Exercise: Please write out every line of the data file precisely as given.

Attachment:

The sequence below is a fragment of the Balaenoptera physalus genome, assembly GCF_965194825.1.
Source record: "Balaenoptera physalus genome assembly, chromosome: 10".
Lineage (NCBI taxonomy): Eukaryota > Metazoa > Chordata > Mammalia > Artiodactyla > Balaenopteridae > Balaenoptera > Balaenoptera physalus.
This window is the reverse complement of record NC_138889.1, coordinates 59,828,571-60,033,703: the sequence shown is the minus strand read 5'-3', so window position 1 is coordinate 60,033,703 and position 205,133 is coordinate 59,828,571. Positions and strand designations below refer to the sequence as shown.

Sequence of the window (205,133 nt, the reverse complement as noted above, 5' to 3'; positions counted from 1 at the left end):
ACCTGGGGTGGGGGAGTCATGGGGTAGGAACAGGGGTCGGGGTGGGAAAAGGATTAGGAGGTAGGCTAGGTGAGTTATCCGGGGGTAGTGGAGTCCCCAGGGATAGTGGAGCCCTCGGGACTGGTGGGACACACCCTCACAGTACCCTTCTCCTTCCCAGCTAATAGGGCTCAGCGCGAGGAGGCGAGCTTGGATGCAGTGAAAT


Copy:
The sequence below is a fragment of the Balaenoptera physalus genome, assembly GCF_965194825.1.
Source record: "Balaenoptera physalus genome assembly, chromosome: 10".
Lineage (NCBI taxonomy): Eukaryota > Metazoa > Chordata > Mammalia > Artiodactyla > Balaenopteridae > Balaenoptera > Balaenoptera physalus.
This window is the reverse complement of record NC_138889.1, coordinates 59,828,571-60,033,703: the sequence shown is the minus strand read 5'-3', so window position 1 is coordinate 60,033,703 and position 205,133 is coordinate 59,828,571. Positions and strand designations below refer to the sequence as shown.

Sequence of the window (205,133 nt, the reverse complement as noted above, 5' to 3'; positions counted from 1 at the left end):
ACCTGGGGTGGGGGAGTCATGGGGTAGGAACAGGGGTCGGGGTGGGAAAAGGATTAGGAGGTAGGCTAGGTGAGTTATCCGGGGGTAGTGGAGTCCCCAGGGATAGTGGAGCCCTCGGGACTGGTGGGACACACCCTCACAGTACCCTTCTCCTTCCCAGCTAATAGGGCTCAGCGCGAGGAGGCGAGCTTGGATGCAGTGAAAT